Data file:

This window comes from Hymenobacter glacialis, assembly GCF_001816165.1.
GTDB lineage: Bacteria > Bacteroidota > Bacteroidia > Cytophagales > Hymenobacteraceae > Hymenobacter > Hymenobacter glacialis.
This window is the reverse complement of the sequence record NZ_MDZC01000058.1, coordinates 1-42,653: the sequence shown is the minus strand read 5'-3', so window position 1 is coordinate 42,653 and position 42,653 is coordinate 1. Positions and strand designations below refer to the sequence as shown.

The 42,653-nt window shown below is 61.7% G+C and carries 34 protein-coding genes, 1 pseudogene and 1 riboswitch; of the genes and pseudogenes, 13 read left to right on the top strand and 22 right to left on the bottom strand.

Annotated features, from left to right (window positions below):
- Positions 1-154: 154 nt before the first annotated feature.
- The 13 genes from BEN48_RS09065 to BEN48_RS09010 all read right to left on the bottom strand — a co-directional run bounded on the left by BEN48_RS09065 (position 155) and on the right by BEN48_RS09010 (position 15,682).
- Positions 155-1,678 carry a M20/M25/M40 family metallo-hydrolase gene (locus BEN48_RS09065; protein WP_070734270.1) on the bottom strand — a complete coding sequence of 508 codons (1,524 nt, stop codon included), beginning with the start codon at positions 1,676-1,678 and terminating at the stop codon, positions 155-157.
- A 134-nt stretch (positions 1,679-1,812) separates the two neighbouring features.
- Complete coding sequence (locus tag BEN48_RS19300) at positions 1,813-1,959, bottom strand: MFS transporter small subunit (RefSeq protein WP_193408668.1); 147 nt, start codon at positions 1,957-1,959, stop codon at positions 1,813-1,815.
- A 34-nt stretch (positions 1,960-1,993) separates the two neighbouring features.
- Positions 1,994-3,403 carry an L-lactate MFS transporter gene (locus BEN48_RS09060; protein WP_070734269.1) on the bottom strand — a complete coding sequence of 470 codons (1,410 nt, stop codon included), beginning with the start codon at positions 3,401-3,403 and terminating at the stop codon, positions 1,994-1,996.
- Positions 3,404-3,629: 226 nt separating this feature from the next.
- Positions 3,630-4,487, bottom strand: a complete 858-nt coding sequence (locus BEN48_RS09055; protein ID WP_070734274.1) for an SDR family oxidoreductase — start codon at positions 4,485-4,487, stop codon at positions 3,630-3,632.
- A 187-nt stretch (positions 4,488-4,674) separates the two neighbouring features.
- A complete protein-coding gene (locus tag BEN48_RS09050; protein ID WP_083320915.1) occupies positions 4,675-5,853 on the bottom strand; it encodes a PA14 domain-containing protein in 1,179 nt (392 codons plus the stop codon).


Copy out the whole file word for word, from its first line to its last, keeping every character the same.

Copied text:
This window comes from Hymenobacter glacialis, assembly GCF_001816165.1.
GTDB lineage: Bacteria > Bacteroidota > Bacteroidia > Cytophagales > Hymenobacteraceae > Hymenobacter > Hymenobacter glacialis.
This window is the reverse complement of the sequence record NZ_MDZC01000058.1, coordinates 1-42,653: the sequence shown is the minus strand read 5'-3', so window position 1 is coordinate 42,653 and position 42,653 is coordinate 1. Positions and strand designations below refer to the sequence as shown.

The 42,653-nt window shown below is 61.7% G+C and carries 34 protein-coding genes, 1 pseudogene and 1 riboswitch; of the genes and pseudogenes, 13 read left to right on the top strand and 22 right to left on the bottom strand.

Annotated features, from left to right (window positions below):
- Positions 1-154: 154 nt before the first annotated feature.
- The 13 genes from BEN48_RS09065 to BEN48_RS09010 all read right to left on the bottom strand — a co-directional run bounded on the left by BEN48_RS09065 (position 155) and on the right by BEN48_RS09010 (position 15,682).
- Positions 155-1,678 carry a M20/M25/M40 family metallo-hydrolase gene (locus BEN48_RS09065; protein WP_070734270.1) on the bottom strand — a complete coding sequence of 508 codons (1,524 nt, stop codon included), beginning with the start codon at positions 1,676-1,678 and terminating at the stop codon, positions 155-157.
- A 134-nt stretch (positions 1,679-1,812) separates the two neighbouring features.
- Complete coding sequence (locus tag BEN48_RS19300) at positions 1,813-1,959, bottom strand: MFS transporter small subunit (RefSeq protein WP_193408668.1); 147 nt, start codon at positions 1,957-1,959, stop codon at positions 1,813-1,815.
- A 34-nt stretch (positions 1,960-1,993) separates the two neighbouring features.
- Positions 1,994-3,403 carry an L-lactate MFS transporter gene (locus BEN48_RS09060; protein WP_070734269.1) on the bottom strand — a complete coding sequence of 470 codons (1,410 nt, stop codon included), beginning with the start codon at positions 3,401-3,403 and terminating at the stop codon, positions 1,994-1,996.
- Positions 3,404-3,629: 226 nt separating this feature from the next.
- Positions 3,630-4,487, bottom strand: a complete 858-nt coding sequence (locus BEN48_RS09055; protein ID WP_070734274.1) for an SDR family oxidoreductase — start codon at positions 4,485-4,487, stop codon at positions 3,630-3,632.
- A 187-nt stretch (positions 4,488-4,674) separates the two neighbouring features.
- A complete protein-coding gene (locus tag BEN48_RS09050; protein ID WP_083320915.1) occupies positions 4,675-5,853 on the bottom strand; it encodes a PA14 domain-containing protein in 1,179 nt (392 codons plus the stop codon).